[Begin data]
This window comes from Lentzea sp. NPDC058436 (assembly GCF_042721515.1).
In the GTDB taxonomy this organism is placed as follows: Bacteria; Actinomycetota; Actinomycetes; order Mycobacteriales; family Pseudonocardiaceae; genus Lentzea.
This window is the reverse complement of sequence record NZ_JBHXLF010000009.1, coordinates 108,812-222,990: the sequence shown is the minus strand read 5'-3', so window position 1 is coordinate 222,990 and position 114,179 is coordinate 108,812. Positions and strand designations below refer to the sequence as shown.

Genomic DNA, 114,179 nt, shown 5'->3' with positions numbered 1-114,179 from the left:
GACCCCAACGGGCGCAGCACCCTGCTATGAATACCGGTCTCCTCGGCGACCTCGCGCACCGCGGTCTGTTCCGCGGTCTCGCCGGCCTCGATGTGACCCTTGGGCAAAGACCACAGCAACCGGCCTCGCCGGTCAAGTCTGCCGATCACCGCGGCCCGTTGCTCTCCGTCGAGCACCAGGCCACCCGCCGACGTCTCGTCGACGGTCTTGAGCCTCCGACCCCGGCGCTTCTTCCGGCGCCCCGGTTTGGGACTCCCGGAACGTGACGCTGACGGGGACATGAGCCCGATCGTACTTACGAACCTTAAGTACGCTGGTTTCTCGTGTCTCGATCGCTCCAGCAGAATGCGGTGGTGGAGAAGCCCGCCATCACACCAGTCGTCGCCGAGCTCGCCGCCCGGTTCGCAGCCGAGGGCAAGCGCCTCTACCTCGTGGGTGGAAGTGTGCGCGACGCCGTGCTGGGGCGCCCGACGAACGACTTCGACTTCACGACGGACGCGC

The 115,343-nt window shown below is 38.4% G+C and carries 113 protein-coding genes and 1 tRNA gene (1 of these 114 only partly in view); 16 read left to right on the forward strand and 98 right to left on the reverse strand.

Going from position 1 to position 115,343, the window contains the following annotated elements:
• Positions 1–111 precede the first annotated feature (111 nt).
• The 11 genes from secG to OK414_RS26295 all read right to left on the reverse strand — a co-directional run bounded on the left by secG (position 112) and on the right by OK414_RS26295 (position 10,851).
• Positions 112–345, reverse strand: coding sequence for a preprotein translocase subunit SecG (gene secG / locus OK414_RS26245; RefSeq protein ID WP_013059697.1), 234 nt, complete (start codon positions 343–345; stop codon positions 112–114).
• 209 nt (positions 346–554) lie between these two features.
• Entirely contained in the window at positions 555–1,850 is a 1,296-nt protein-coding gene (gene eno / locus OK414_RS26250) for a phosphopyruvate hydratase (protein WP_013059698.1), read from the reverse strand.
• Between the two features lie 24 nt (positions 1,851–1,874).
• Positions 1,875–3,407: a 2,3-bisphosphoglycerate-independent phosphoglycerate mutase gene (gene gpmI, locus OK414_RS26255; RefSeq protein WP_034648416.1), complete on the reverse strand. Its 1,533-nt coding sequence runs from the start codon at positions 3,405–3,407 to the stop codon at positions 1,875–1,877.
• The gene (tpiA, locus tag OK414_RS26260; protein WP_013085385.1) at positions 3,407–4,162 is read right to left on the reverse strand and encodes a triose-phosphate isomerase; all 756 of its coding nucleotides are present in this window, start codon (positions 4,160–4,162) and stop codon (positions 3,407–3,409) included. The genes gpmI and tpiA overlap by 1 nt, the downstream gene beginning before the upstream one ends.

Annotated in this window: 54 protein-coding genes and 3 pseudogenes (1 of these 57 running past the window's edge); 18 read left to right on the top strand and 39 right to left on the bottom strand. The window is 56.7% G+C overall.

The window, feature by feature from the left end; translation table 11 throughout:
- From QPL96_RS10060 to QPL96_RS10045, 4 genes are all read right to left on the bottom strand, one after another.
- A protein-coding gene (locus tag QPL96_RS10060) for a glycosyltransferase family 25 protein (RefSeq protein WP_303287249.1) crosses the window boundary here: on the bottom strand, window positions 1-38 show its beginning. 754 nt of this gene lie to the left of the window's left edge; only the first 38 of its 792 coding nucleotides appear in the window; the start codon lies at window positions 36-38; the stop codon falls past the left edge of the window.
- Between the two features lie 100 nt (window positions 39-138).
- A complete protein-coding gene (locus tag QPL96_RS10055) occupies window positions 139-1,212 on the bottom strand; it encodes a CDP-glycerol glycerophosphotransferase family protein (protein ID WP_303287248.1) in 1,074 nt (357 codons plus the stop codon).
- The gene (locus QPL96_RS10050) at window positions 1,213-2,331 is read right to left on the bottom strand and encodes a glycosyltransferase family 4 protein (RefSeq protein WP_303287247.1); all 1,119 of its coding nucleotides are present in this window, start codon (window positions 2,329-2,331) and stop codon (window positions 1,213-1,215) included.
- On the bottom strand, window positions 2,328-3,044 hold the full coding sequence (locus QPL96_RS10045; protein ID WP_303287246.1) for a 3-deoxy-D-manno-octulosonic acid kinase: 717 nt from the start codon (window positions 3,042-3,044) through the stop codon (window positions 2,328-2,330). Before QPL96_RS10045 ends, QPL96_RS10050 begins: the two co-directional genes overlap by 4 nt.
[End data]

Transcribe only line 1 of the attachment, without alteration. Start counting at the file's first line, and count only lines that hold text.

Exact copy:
This window comes from Lentzea sp. NPDC058436 (assembly GCF_042721515.1).